My mother lived alone, and until the last year or two of her life was okay. Or at least that’s what we thought.

Mom wasn’t easy to deal with, and not because of the onset of dementia or old age. This was who she was. But, she was still my mom, the woman who gave me life, and raised me as best she knew how.

To be clear, we weren’t nor are we now Torah observant Jews.

Teri’s Story

“It bothers me that there’s no real place where Francine is. I would have liked a concrete place to connect with her. My parents were buried and I can visit them anytime. But Francine doesn’t exist anymore.”

My aunt Francine died four months from the day she was diagnosed with pancreatic cancer. She was a very smart, determined, progressive woman who was involved in politics.

Her husband had passed away a few years prior, and she had no children. We were close growing up, and during her illness, my husband and I helped her with whatever she needed.

Rebel’s Story

“Our family is comforted knowing that Rebel’s final resting place is in an eco-friendly cemetery and his burial was in accordance with Jewish laws.”

My brother, Rebel, was one-of-a-kind. His name said it all. He was a free-spirit and a self-proclaimed hippie. Though Rebel was not a practicing Jew, he was very proud of his heritage. When Rebel was diagnosed with a curable cancer, he refused treatment. He didn’t believe in modern medicine.

Rebel’s dying wish was to be buried in the most natural way possible and under a mango tree. We had a mango tree in our childhood backyard, which Rebel loved, and he did not want a casket for environmental reasons.

Holly’s Story

“People assume cremation is more economical, environmental, and even spiritual. But that couldn’t be farther from the truth. The more I learned about cremation, the more I saw that it is a violent process, and just thinking about it makes me nauseous.”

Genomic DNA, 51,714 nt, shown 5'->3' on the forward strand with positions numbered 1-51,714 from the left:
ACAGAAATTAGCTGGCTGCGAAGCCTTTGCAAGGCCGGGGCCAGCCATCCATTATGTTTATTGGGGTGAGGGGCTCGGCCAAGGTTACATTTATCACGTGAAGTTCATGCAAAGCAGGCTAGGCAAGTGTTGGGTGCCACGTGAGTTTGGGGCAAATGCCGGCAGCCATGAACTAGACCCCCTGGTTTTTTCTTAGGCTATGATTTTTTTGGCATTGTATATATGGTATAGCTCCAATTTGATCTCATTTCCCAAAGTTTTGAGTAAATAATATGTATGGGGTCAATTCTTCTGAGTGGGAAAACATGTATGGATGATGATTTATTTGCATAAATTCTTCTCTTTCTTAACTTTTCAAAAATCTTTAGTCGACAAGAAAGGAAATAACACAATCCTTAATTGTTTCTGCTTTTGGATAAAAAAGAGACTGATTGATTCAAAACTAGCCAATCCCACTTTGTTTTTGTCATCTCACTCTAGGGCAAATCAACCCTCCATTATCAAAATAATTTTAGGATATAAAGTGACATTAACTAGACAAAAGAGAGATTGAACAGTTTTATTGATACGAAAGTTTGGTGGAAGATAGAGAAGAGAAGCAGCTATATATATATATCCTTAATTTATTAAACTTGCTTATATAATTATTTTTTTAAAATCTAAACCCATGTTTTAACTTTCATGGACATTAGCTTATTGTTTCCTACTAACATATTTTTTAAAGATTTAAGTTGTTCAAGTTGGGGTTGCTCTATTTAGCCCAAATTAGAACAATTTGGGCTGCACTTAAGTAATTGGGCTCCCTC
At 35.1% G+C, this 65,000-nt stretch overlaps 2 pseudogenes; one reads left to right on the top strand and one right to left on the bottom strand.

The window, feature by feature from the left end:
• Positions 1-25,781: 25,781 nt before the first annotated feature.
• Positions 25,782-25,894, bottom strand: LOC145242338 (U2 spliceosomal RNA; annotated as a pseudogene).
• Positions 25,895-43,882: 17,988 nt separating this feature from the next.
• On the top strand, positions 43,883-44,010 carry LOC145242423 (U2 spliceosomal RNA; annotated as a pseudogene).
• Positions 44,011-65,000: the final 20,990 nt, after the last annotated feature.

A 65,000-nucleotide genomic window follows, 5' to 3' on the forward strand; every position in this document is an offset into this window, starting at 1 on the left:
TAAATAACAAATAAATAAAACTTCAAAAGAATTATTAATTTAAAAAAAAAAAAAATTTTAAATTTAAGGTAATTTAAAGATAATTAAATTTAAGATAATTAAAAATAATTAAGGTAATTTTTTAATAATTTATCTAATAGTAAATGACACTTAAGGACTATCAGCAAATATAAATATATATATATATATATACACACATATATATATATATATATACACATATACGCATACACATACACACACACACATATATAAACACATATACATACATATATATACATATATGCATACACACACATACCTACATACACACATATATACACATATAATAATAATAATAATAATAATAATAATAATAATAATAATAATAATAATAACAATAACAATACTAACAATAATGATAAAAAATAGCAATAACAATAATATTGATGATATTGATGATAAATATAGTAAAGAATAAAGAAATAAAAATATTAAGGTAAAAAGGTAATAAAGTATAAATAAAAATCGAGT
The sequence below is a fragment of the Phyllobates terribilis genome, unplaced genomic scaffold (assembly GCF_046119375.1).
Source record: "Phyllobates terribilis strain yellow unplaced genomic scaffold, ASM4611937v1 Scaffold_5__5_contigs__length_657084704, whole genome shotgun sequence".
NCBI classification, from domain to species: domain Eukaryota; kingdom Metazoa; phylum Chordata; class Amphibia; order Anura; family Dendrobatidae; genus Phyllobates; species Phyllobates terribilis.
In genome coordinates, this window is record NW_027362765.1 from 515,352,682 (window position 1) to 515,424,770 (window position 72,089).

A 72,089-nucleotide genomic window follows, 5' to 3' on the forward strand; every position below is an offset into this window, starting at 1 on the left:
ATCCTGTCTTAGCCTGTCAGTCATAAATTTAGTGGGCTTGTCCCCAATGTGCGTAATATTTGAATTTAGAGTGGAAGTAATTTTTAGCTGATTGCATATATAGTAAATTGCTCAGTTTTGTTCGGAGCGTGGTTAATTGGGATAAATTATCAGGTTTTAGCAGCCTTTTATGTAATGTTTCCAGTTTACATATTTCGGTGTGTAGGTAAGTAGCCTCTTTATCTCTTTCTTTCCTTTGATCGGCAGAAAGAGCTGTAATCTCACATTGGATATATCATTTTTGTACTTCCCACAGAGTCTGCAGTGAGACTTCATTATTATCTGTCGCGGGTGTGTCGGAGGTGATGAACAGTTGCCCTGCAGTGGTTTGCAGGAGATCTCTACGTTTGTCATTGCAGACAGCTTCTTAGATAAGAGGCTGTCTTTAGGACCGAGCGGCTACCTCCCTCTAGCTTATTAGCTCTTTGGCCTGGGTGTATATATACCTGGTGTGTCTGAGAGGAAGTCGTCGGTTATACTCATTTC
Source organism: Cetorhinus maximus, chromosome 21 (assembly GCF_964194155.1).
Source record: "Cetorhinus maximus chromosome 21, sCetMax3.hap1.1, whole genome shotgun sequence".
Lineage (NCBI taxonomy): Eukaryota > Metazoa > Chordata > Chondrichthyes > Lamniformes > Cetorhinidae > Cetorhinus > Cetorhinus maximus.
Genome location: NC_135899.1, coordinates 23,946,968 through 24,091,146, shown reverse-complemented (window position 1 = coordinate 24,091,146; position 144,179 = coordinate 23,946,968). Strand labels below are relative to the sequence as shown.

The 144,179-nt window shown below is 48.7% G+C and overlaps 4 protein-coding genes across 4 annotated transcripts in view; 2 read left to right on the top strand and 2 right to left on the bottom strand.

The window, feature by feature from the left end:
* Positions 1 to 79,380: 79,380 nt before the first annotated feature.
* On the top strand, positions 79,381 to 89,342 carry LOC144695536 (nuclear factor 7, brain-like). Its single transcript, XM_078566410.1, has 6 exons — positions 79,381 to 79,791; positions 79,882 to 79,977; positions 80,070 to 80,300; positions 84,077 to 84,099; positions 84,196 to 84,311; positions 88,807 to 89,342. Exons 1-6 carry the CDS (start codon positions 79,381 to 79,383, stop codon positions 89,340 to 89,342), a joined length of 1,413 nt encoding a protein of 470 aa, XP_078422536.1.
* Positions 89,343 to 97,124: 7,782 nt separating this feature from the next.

My dad made his preference about afterlife care very clear – he wanted to be cremated. We are not very observant, and when we asked around about cremation, we were told that cremation is now permitted in Judaism, and that my father can even be buried in a “cremation section” of a Jewish cemetery, so we were happy. When my father died, we went through with the cremation and that was that.

It all starts with one conversation

With your dad, your mom, your partner, your child, your friend.
Discuss your wishes, their wishes, and carefully consider your options.

It can be awkward to bring up uncomfortable topics, but if you frame it sensitively, it will likely go over well with your loved ones.

Here are some lines that others have used to open the conversation:

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Can we have a conversation about the future?

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Can I ask you something about a sensitive subject?

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I just read/heard/learned about something and I was wondering if we could talk about it?

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I was thinking about what happened to _________ and it made me realize…

Would you like an easy way to share your end-of-life wishes with your family?

This simple form can be printed or emailed to your friends and relatives.

Kind souls can now partner with Last Kindness

Would you like the merit of caring for the deceased?
Do you share our passion for supporting others during a challenging time?

There are lots of great ways to ensure no one has to face these decisions alone.

May you and your loved ones merit long and healthy lives!

Here are some of the things we can do for you:

Of course, if you have a different question or concern, we will always do our best to guide.